before the next morning. She was sued by his survivors, joined the sorority
of others whose partners had died on top, felt the tiny roots her lovers left,
torn out imperfectly, growing inside of her. As she fell ill, she vowed to find
her third husband, the one who had climbed McKinley and never came back,
daub his favorite, dusty cologne on her slack neck, and take him, take him
into her waning warmth, rise together to the mountain, and so very far beyond.
This all I have
Left, a scattering of poems drifting like waves
Of dust, thirty years
Deep, the ghosts of names gliding across pools
Of rainwater, leading to and from
School, essays that describe
What Hemingway might have danced
In Paris, 1925, fictions,
Of crushed hearts, of guilt and blame and innocence
That are always true, voices
That aren’t afraid
Out. The startling shapes and colors
Of hair and eyes, the storied
Touch of ﬁngerprints impressed on every surface
Of the flesh of this room, scraps
Of dialogue on desks—Whoever erases this
erases meaning—I called, but no one answered-
(while outside waves of wind build toward a summer
washed clean as their dreams), the raining blooms
Of their breath, their anger, their laughter
Carved in the window sills, traced
In white-out, marking pens, murals
Of comic faces painted years ago.
When snow begins to fall, they rise,
Rush to the windows, carrying me
With their beautiful shouts, as if for the first
And last time in my life the sky
Comes apart again
With childish wonder,
Kathleen LynchFor Lynne Knight
She slumps in the chair she can’t
wheel by herself, a blither
of trembles, mouth refusing
food. But her hand bolts
for the ice cream cuplet,
jabs, like a snake’s head
striking. I don’t want…
she can no longer stitch
a sentence together
but there is in her face
‘a torn bird, half raising
its wing to lift off, half
mumbling I ’m …mmnn
I daub the corners
of her mouth, guide
Once she saw me
shivering in the shell of our house,
dirt ﬂoor holding hard
to the cold. Pass me mah fan,
she drawled in luscious
fake southern, Ah am just
swelterin’, Honey. Aren’t you?
Cocooned in the quilt with her
body beaming heat, I swear
I heard exotic birds,
ﬁerce, exciting the jungle
canopy with their cries.
I fell asleep believing
I smelled honeysuckle.
Now everything is gone
but the ancient thumbprint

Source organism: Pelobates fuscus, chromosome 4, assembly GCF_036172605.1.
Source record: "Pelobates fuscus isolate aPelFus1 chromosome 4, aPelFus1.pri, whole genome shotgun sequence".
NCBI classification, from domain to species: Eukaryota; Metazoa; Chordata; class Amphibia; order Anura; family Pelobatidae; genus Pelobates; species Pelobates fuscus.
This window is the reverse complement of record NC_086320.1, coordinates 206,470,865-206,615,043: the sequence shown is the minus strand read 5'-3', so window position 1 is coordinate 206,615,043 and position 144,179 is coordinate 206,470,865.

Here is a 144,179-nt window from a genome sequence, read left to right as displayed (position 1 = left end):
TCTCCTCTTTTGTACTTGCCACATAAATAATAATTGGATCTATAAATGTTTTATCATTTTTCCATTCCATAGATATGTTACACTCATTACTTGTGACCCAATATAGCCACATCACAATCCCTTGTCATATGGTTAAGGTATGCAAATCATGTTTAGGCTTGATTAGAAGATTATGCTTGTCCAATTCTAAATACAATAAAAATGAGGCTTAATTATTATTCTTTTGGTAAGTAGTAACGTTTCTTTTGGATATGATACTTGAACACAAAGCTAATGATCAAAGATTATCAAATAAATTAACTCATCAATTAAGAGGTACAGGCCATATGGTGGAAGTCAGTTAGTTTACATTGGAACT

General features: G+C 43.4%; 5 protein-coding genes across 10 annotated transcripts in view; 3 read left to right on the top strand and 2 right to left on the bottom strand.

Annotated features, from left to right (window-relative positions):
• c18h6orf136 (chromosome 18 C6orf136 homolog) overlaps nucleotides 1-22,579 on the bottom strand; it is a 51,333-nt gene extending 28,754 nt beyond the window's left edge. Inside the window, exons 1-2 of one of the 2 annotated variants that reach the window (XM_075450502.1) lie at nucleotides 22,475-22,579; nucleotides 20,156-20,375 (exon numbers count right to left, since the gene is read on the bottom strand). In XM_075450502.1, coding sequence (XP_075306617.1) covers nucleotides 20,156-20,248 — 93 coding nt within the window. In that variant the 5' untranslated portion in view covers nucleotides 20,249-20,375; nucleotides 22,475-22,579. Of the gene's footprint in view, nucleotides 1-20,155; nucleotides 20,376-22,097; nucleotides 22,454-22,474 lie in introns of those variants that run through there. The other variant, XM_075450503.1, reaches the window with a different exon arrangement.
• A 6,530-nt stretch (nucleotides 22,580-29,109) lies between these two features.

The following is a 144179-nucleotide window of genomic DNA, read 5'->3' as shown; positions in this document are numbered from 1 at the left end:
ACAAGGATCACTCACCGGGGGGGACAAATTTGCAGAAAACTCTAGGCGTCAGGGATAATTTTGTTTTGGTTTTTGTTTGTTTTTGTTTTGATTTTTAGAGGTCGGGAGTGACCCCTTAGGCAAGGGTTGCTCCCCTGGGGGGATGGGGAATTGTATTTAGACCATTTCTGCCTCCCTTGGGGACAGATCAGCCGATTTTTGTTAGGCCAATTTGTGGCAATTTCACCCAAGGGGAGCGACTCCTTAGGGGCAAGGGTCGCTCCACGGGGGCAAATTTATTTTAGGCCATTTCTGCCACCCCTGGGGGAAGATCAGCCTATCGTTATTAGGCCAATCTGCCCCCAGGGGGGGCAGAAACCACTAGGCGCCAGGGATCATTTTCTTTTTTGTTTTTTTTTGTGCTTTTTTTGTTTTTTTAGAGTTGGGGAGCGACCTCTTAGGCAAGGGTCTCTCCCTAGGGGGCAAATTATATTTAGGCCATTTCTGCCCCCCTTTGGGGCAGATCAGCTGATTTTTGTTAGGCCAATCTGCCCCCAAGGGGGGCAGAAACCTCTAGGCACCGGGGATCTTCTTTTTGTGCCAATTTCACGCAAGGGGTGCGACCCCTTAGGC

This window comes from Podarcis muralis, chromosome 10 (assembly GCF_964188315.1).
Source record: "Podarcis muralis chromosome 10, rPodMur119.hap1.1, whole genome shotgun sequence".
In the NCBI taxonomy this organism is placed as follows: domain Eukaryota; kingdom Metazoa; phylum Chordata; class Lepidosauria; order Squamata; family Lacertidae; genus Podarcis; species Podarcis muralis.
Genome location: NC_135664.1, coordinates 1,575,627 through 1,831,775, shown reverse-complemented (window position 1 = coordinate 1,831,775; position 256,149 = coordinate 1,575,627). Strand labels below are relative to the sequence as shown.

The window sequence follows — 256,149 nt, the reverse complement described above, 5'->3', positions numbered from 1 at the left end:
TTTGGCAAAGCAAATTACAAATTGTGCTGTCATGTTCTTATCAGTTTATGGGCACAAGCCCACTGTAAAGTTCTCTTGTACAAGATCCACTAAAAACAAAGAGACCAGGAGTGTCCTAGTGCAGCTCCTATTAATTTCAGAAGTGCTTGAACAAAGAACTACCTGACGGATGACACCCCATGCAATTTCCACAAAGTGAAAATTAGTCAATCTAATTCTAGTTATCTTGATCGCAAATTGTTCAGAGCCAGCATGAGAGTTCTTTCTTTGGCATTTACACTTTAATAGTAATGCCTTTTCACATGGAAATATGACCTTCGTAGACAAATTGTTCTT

in her brain making her eat,
and breathe, breathe, the last
of her human words snagged
randomly on the thread
of that breath, breast
feathers blowing away.
A ﬂare of daylight sets my face ablaze
in its frame above her bed as the sun
sinks. Full Indian summer but these days
she is always cold, always wanting one
more layer of clothes or cup of hot tea,
grumbling as she hugs herself and paces.
She feels dark vapors in the air, traces
of dust. This is not where she wants to be.
When she sits, a shard of memory glows
and fades, the past an empty theater gone
dark the moment she arrives, curtain closed,
orchestra never launching into song.
For years she has been slowly going blind,
drawing the world into her corner room
beside the sea, drenched in endless gloom.
I am no longer in my mother’s mind.
There is less than one hour left
and my father does not know.
He lies there in faded light
green trunks, turned belly-up
beneath a livid sunlamp,
smoking down his last cigar
before the time comes
for him to rise and dress.
He loves the sheer arrogance
of such heat, its dragon’s
breath across his chest,
and he ﬁlls his lungs with it.
Minutes remain but still
he does not know. He thinks
of the long morning spent
riding bridle paths on a bay
gelding, the mid—day nap,
pinochle on a sun-drenched
patio and whiskey as clouds
turned his bright day dark
in the blink of an eye.
He thinks of tomorrow only
as a long drive home.
Seconds more as he rises
to stretch and blink salt
from his eyes. He does not
know yet. Without the least
thought of time winding down,
he tucks glasses in a towel
on the lounger and strides
across the deck as though
it were nothing. He breathes,
ﬂexes his toes over the edge,
dives into the cool embrace
of deep water and dies.
O’CONNOR AT ANDALUSIA“Sickness before death is a very appropriate thing
and I think those
who don’t have it miss one of
—from The Habit of Being, F lannery O’Connor
It came with the steady pace of dusk,
slow shadings in the distance, a sense of light
growing soft at the center of her body.
It came like evening to the farm
bearing silence and a promise of rest.
There was nothing to say it was there
till she found herself unable to move
and stillness settled its net over the bed.
A crimson disc of pain suddenly flushed
from her hips like a last ﬂaring of sun.
She believed the time had come
to embrace this perfect weakness
that had no memory of strength,
a mercy even as darkness hardened
inside her joints. It was not to be
missed. Nor was the mercy of sight:
she believed the time had come
to measure every moment and map
the place she soon must leave.
At least she had been given time,
though her wish would have been
an hour more for each leaf visible
from her window, a day for trees,
a week for birds and month to savor
the voice of each friend who called.
Though she never belonged in the heart
of this world, she gave this world her heart.
Within her stillness she remembered
the first signs: that brilliant butterfly
rash on her face, a blink that lasted
for hours, the delicate embrace of sleep
veering as in a dream toward the grip
of death, hunger vanishing like hope.
Her body no longer knew her body as itself
but this too was a mercy. To leave herself
behind and then return was instructive.
To wax and wane, to live beyond
the body and know what that was like,
a gift from God, a mixed blessing shrouded
in the common cloth of loss. Half her life
she practiced death and resurrection.
For the same reason I will not run
I no longer rhyme: I can’t afford to.